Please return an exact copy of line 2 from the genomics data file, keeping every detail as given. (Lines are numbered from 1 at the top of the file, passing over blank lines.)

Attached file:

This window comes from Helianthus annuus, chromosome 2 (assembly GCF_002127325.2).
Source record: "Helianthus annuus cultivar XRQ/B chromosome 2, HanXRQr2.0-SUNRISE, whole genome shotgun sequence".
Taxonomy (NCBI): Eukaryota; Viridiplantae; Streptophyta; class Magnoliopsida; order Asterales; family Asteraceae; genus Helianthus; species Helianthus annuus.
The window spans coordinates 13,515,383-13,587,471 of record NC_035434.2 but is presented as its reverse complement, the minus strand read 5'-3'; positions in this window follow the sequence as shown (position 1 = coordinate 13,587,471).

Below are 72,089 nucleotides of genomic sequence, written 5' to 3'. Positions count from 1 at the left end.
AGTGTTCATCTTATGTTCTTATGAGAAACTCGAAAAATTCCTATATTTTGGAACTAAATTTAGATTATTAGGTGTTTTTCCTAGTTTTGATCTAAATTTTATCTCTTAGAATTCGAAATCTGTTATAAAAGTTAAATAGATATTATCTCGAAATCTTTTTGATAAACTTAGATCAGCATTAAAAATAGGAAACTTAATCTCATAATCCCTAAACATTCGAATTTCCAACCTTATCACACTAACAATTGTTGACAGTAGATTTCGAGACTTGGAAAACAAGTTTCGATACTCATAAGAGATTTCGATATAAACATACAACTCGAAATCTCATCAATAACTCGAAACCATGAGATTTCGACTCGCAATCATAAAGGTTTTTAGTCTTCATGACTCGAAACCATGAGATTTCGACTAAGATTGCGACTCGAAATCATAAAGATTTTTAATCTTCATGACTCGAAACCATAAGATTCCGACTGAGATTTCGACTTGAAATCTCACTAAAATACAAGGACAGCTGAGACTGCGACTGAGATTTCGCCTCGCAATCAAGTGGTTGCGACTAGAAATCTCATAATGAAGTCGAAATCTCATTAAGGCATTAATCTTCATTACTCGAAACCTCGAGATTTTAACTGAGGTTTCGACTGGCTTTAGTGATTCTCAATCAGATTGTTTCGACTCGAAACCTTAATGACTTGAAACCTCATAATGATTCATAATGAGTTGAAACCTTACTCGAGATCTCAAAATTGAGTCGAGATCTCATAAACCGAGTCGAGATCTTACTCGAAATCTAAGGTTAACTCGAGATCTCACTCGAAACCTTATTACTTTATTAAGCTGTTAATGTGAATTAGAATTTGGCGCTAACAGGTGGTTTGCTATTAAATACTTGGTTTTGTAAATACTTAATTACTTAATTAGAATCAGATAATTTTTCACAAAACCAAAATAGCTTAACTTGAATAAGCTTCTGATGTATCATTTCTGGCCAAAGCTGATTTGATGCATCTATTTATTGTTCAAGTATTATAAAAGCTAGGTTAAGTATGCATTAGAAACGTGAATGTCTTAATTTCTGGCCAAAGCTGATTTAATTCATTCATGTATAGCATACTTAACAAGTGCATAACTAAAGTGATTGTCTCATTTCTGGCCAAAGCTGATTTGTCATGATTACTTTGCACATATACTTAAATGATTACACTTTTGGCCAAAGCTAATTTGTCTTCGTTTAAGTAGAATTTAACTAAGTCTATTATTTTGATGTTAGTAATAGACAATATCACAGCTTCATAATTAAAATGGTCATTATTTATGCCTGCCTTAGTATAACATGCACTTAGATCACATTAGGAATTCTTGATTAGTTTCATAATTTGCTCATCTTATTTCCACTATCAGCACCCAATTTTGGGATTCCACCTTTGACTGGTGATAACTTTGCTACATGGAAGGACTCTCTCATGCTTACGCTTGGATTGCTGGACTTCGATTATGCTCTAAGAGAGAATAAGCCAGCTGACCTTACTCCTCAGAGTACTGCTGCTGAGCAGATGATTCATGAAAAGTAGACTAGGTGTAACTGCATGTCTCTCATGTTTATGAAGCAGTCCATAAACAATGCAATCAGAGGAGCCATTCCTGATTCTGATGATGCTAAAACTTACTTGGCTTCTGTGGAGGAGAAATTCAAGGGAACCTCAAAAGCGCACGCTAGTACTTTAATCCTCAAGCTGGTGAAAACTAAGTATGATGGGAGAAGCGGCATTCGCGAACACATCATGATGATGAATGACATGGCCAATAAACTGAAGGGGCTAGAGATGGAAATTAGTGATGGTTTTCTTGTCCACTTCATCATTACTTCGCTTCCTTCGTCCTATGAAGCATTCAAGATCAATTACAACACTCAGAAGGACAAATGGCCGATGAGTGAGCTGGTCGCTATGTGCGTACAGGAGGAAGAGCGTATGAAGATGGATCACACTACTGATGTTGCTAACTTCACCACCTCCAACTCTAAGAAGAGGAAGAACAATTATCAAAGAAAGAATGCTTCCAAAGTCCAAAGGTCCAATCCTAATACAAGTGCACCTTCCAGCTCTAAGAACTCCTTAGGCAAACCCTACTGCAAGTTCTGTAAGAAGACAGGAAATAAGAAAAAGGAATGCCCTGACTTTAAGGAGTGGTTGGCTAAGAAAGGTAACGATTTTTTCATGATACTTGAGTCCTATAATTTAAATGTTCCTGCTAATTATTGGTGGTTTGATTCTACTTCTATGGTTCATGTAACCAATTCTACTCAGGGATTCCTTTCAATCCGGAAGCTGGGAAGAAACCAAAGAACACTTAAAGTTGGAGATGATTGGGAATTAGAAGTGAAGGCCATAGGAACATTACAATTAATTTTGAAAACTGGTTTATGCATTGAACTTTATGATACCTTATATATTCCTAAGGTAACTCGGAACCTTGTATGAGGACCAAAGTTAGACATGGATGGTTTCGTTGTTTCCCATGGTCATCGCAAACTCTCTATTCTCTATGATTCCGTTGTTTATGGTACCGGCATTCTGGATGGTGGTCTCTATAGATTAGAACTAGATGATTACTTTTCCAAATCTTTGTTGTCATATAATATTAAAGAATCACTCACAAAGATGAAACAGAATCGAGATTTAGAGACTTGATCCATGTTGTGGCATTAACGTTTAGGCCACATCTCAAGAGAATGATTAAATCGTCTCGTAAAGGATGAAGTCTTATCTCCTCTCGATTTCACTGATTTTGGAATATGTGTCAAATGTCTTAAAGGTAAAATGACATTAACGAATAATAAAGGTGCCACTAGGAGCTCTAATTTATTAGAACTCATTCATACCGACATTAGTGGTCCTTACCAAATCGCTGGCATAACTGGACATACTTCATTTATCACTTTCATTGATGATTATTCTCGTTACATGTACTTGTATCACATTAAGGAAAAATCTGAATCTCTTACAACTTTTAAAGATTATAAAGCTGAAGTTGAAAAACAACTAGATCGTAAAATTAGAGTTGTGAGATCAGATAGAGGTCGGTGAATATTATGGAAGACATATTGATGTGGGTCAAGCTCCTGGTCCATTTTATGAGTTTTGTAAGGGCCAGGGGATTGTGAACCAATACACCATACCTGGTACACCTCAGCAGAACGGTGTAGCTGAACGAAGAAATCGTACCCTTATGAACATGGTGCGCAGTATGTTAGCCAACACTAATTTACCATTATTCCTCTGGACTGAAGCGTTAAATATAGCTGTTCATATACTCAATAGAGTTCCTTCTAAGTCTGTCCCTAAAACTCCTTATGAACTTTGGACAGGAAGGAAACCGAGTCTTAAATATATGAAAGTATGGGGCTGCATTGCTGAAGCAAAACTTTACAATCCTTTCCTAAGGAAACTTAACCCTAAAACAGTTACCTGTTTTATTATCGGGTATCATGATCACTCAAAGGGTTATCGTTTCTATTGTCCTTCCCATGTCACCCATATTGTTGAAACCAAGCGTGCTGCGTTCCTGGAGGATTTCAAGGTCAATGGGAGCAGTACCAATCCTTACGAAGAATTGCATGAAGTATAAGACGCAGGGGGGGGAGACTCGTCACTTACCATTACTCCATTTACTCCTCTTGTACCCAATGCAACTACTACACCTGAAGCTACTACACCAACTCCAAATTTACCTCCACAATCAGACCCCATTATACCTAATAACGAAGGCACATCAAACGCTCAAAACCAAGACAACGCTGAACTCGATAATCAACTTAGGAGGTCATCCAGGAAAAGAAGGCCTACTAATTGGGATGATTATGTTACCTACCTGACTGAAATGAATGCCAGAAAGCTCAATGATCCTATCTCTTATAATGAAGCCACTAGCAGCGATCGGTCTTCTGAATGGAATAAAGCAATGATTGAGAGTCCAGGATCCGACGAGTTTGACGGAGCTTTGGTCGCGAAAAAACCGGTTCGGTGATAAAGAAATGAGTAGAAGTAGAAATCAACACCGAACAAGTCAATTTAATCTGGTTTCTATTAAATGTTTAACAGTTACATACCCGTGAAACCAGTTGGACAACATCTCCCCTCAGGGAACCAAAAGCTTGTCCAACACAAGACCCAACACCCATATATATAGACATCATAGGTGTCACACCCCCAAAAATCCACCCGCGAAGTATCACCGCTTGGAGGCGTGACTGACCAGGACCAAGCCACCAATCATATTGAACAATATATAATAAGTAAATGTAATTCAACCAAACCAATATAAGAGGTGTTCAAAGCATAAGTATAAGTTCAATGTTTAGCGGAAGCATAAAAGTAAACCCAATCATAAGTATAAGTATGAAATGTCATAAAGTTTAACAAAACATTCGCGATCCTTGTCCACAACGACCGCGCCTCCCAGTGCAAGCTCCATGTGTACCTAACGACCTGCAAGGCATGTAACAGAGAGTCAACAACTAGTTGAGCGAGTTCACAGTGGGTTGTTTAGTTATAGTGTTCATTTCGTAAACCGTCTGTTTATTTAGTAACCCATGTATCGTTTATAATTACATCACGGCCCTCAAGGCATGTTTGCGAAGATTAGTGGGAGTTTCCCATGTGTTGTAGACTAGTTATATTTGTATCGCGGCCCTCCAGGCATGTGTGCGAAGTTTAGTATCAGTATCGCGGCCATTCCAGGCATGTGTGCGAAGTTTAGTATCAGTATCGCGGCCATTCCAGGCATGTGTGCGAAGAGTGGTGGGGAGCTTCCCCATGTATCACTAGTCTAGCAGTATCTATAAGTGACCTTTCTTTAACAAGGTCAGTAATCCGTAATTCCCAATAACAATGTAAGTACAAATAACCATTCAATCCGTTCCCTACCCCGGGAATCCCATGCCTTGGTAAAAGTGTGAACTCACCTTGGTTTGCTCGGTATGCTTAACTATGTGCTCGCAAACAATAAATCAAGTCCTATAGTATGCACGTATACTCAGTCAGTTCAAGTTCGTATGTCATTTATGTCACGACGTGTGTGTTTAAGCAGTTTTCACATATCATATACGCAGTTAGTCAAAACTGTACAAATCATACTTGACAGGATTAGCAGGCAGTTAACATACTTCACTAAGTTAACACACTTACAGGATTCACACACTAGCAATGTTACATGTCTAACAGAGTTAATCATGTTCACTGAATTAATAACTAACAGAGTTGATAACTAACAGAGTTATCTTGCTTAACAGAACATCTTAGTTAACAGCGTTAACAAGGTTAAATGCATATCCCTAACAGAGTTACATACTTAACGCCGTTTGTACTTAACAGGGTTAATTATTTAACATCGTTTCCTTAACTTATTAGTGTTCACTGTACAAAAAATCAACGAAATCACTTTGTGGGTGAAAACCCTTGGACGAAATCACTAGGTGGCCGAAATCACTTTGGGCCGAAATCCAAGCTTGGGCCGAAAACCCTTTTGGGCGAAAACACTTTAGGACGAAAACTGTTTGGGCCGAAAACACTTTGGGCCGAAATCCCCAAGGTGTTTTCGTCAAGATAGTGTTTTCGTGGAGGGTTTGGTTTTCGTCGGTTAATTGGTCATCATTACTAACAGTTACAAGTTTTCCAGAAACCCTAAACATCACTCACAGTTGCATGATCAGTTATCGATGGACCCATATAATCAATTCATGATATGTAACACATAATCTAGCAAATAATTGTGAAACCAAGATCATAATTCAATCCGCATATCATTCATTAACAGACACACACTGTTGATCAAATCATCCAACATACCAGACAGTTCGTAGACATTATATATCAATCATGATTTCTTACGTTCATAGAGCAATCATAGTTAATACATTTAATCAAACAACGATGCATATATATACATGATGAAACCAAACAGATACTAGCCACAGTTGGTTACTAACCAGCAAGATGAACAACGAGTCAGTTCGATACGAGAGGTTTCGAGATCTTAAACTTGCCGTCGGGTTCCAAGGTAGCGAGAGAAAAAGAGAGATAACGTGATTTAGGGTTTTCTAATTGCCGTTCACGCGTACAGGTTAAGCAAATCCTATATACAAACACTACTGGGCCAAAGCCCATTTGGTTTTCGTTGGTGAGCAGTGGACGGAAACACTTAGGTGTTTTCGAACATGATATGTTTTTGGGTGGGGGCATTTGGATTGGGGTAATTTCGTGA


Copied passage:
Source record: "Helianthus annuus cultivar XRQ/B chromosome 2, HanXRQr2.0-SUNRISE, whole genome shotgun sequence".